Under sweeping subpoenas, Justice Department obtained AP phone records in leak investigation

by
May 14, 2013

In a sweeping and unusual move, the Justice Department secretly obtained two months’ worth of telephone records of journalists working for the Associated Press as part of a year-long investigation into the disclosure of classified information about a failed al-Qaeda plot last year.

The AP’s president said Monday that federal authorities obtained cellular, office and home telephone records of individual reporters and an editor; AP general office numbers in Washington, New York and Hartford, Conn.; and the main number for AP reporters covering Congress. He called the Justice Department’s actions a “massive and unprecedented intrusion” into newsgathering activities.

The aggressive investigation into the possible disclosure of classified information to the AP is part of a pattern in which the Obama administration has pursued current and former government officials suspected of releasing secret material. Six officials have been prosecuted, more than under all previous administrations combined.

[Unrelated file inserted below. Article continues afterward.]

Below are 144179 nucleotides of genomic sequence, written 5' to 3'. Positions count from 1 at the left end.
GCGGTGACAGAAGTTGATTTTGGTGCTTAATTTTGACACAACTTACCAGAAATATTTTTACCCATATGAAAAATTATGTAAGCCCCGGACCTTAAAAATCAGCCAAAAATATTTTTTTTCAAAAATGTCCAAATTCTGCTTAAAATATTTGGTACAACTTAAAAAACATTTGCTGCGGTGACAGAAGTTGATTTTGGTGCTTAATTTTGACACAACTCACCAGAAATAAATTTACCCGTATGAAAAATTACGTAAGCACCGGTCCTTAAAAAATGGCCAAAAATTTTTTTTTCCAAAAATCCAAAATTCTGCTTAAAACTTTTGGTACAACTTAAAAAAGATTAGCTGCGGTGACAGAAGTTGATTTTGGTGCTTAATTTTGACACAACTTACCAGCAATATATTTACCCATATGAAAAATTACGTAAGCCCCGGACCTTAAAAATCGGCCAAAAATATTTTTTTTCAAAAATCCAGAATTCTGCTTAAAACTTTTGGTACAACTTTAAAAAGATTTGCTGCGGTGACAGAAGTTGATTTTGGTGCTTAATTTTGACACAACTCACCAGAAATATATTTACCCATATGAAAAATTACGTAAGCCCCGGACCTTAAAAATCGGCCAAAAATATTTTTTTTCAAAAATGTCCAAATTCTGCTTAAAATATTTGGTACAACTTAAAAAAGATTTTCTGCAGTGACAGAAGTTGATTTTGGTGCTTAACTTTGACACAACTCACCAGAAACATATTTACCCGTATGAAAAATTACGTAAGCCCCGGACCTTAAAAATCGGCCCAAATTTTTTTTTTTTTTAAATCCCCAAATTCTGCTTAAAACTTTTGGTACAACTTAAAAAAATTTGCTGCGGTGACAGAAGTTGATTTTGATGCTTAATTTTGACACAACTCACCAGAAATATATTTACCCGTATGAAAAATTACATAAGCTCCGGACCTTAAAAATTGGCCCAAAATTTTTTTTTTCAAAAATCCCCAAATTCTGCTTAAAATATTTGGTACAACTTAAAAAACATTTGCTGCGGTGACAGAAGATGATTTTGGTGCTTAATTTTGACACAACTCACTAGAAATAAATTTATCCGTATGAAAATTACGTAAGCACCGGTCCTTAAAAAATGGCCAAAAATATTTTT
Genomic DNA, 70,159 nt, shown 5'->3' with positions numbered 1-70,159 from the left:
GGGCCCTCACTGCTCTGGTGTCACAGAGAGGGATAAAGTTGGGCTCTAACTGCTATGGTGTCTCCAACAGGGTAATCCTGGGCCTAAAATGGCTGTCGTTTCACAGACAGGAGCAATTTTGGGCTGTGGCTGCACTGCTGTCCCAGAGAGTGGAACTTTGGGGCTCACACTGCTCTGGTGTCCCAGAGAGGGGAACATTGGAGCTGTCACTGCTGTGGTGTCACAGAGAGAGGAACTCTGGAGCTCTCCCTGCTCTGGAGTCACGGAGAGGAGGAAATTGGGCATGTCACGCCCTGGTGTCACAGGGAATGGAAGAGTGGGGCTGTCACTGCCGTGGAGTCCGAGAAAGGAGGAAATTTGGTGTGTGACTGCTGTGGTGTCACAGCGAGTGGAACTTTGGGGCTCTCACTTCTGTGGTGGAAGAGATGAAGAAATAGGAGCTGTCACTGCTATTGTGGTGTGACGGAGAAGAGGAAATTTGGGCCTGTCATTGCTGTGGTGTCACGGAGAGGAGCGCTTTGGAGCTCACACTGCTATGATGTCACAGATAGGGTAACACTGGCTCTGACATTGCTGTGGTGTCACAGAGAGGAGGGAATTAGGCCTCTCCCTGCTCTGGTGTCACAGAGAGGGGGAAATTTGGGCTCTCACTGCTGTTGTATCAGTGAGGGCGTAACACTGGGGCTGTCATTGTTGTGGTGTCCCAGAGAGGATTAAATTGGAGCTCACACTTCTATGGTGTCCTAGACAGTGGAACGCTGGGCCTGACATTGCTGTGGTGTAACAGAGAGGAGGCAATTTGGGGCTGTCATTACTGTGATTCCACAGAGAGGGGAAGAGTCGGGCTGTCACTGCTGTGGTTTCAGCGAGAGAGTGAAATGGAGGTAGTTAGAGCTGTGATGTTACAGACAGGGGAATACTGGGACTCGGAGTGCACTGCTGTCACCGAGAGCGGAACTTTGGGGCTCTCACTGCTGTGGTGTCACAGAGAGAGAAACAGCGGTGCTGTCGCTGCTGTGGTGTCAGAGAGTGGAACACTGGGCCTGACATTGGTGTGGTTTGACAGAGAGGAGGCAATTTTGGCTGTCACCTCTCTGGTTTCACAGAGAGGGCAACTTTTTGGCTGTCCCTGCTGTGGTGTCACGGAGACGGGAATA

In a letter to Attorney General Eric H. Holder Jr., the AP’s president and chief executive, Gary B. Pruitt, said that the Justice Department sought information beyond what could be justified by any specific probe and demanded that the government return the phone records and destroy all copies.

“There can be no possible justification for such an overbroad collection of the telephone communications of The Associated Press and its reporters,” Pruitt wrote to Holder. “These records potentially reveal communications with confidential sources across all of the newsgathering activities undertaken by the AP during a two-month period, provide a road map to AP’s newsgathering operations, and disclose information about AP’s activities and operations that the government has no conceivable right to know.”

The inquiry is one of two leak investigations ordered last June by Holder. The second involves a New York Times report about the Stuxnet computer worm, which was developed jointly by the United States and Israel to damage nuclear centrifuges at Iran’s main uranium-enrichment plant.

The two leak inquiries were started after Republicans in Congress accused the Obama administration of orchestrating news stories intended to demonstrate the president’s toughness on terrorism and improve his chance for reelection. The Republicans sought a special prosecutor, but Holder instead named two veteran prosecutors to handle the inquiries.

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